Maintaining that Nigeria had no reason to be poor, the Afenifere chieftain lamented that the hardship experienced across the country can be traced to the inefficiencies of those in power, even as political parties are no longer accountable to the masses.

Commending the author for his patriotism, honesty and integrity, the Asiwaju of Lagos, Bola Ahmed Tinubu, described the author as a great leader while crediting his success as Lagos State governor to Chief Adebanjo.

Other dignitaries at the event include the former governors of Ogun State, Olusegun Osoba and Gbenga Daniel; Professor Pat Utomi; the first lady of Ogun State, Olufunsho Amosun; foremost industrialist, Rasaq Okoya; President of the Lagos Chamber of Commerce, Nike Akande; Chairman, First Bank of Nigeria Plc., Ibukun Awosika; Kessington Adebutu, Pastor Tunde Bakare, Doyin Abiola among others.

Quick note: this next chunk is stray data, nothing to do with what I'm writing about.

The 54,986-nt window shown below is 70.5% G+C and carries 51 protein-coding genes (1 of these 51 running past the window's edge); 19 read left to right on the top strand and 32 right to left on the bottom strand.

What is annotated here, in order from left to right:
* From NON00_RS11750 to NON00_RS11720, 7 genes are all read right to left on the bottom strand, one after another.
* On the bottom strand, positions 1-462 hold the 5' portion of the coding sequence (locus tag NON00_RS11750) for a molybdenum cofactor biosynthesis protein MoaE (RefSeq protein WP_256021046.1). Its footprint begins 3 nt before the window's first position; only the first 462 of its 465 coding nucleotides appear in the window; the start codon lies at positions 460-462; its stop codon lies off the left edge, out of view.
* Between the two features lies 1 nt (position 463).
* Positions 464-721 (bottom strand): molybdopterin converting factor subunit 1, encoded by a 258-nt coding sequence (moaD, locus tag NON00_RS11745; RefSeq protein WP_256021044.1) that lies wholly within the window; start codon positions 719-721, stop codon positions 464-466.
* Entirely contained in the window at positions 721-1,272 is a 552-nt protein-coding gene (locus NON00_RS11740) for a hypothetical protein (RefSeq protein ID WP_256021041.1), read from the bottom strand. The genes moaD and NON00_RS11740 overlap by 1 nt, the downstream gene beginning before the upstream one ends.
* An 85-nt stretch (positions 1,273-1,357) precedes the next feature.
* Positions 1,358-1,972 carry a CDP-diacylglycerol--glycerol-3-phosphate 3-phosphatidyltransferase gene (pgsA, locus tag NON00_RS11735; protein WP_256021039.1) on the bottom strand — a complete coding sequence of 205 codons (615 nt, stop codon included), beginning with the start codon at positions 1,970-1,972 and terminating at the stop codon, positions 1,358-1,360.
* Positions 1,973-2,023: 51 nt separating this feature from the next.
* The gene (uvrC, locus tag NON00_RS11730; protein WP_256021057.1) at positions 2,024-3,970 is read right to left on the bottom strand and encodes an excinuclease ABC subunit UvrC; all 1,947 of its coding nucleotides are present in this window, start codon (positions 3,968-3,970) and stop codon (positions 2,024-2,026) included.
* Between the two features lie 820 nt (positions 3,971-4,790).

Chief Ayo Adebanjo, one of Nigeria’s nationalists, has been actively involved in politics since 1951 with the formation of the Action Group Youth Wing. He has dedicated his life to fighting for the establishment of true federalism, restructuring, and the holistic development of the nation.

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Sunday, 18 March 2018

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Prime Witness: Change and Policy Challenges in Buhari’s Nigeria

Recently, a trending analysis attributed to the Economist magazine, categorized President Muhammadu Buhari’s leadership and tenure as being “plagued with failures across every single sector in the economy, the like as has never been seen before.” This synoptic evaluation its veracity notwithstanding, correlates with the extensive chronicle and exposé by Oseloka H. Obaze in his just released book, titled: ‘Prime Witness: Change and Policy Challenges in Buhari’s Nigeria’.
Coincidentally, Mr. Obaze, for whom Prime Witness is his fourth book, was the candidate of the opposition Peoples Democratic Party (PDP) in the recently concluded Anambra State governorship election. The retired Senior United Nations official known for paying attention to details and being a stickler for policymaking driven by public interest didn’t disappoint in laying bare those attributes.